Copyright © Reed Business Information, a division of Reed Elsevier Inc. All rights reserved. --This text refers to an out of print or unavailable edition of this title.
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On the other hand, the book is much too political. It could have been written by Obama or by the Democratic National Party. Sachs, and important man, is a personal friend of Soros. He believes in the "democracy" of the United Nations, in which many poor countries vote that rich countries should give them more money.
Sachs is to be commended for being willing to invest his life savings in the bonds of countries that will not honor their legal commitment to pay him back with interest, but should understand that others may not be willing to do so.
He favors the French and U.N.'s Universal Rights of Man, rather than our own bill of rights, which states that men are all equal "under the law", rather than Lincoln's less qualified version.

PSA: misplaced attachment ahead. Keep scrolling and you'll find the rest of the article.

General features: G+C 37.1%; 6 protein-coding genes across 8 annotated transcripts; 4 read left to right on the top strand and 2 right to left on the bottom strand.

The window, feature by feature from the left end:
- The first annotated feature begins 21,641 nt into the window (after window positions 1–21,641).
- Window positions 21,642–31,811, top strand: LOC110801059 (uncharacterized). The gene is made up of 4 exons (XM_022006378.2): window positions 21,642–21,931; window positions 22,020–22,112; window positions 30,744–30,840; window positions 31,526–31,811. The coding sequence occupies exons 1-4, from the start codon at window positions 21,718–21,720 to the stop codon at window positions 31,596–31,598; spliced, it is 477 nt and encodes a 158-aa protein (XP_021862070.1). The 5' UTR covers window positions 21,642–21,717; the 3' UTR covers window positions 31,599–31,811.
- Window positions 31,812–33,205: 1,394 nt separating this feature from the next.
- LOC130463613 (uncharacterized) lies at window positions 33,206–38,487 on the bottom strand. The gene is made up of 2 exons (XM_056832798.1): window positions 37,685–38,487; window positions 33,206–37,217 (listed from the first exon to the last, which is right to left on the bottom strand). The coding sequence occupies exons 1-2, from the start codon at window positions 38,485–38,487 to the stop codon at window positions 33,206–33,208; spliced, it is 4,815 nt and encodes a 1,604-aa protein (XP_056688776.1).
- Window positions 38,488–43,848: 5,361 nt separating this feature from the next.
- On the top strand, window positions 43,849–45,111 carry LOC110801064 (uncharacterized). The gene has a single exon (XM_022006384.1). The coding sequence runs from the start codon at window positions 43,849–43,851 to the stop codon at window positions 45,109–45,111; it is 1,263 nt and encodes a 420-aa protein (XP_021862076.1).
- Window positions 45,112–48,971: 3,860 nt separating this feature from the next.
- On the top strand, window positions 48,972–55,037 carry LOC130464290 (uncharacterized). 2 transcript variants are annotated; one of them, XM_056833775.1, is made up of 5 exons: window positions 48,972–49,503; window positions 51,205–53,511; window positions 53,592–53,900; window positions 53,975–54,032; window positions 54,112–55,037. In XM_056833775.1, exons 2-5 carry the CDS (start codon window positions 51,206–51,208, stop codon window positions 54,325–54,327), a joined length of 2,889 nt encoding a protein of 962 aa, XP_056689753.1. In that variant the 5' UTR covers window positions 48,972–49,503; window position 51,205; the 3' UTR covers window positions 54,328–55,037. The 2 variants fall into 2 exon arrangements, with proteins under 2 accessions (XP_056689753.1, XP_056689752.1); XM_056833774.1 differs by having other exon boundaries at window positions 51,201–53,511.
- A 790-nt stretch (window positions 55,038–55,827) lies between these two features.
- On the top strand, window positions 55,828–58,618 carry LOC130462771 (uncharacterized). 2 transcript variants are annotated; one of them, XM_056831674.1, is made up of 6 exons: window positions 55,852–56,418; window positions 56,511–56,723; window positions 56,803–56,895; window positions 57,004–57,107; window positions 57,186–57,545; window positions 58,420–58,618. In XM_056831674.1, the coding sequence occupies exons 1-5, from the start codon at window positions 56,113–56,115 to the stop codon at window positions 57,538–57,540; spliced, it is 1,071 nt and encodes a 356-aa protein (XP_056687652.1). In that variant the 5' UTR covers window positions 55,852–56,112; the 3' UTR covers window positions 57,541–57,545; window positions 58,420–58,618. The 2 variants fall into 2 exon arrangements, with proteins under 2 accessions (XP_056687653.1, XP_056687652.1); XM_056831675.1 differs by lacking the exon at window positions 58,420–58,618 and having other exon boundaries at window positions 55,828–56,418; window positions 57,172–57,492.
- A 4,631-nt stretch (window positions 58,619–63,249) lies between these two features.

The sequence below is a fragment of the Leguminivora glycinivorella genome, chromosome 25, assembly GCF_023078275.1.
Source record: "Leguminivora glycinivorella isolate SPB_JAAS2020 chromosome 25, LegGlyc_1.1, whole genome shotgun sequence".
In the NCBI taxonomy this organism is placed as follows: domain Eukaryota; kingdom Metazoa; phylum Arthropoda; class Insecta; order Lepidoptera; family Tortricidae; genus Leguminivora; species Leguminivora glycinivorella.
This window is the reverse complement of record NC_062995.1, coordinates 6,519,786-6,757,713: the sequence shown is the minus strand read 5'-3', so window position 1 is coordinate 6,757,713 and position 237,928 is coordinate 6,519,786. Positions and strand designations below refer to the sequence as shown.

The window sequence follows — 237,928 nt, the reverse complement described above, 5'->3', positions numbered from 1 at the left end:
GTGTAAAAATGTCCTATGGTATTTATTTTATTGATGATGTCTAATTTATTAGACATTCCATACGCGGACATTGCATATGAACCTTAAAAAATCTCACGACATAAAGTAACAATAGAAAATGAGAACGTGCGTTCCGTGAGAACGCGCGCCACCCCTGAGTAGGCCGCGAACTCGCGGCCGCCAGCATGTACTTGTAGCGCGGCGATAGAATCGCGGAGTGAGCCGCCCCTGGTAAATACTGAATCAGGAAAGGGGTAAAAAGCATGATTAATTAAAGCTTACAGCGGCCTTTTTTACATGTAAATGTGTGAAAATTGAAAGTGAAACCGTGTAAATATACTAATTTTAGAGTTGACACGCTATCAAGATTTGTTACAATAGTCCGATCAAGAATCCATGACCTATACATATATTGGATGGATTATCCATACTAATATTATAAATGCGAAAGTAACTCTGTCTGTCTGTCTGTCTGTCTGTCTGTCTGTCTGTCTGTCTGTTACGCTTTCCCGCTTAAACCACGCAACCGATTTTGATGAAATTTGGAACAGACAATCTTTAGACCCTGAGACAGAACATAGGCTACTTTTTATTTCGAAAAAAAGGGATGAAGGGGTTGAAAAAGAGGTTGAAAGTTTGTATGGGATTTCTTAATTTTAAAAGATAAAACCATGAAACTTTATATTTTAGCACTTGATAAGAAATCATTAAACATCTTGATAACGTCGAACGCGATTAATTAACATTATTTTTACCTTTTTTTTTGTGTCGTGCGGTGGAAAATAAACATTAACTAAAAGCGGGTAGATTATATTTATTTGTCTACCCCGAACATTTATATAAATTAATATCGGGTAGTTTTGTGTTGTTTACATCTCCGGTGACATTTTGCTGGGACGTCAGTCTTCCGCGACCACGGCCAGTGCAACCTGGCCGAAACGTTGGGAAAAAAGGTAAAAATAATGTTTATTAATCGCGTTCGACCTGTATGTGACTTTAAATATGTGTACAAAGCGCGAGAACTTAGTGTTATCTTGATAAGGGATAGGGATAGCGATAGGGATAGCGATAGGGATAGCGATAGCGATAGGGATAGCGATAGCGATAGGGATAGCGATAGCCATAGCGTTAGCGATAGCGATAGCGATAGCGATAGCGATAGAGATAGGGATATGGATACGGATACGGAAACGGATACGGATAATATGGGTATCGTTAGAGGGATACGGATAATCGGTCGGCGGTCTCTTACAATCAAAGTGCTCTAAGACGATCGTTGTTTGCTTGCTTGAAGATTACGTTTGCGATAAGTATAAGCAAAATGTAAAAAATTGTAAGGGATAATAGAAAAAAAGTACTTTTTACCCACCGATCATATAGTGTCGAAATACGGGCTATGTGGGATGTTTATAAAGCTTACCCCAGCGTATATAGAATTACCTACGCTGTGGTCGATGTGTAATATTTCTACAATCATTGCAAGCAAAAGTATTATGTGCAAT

But except for the left-wing politics, it's a great book.
The second is the advantage of high-density urban life for most nonfarm economic activities, especially the face-to-face demands of commerce and other parts of the service sector. Sparsely populated rural areas make good economic sense when each household needs a lot of land for farm production. But they make little sense when people are engaged mainly in manufacturing, finance, commerce, and the like. Once the labor force is no longer engaged mainly in food production, it is natural that the bulk of the population will relocate to cities, drawn by higher wages that in turn reflect the higher productivity of work in densely settled urban areas.
Modern economic growth has also produced a revolution in social mobility. Established social rankings-such as the fixed hierarchical divisions between peasants and gentry, or within the Indian caste structure, or in the social orders of nobility, priests, merchants, and farmers that characterized many traditional Asian societies-all unravel under the forces of market-based modern economic growth.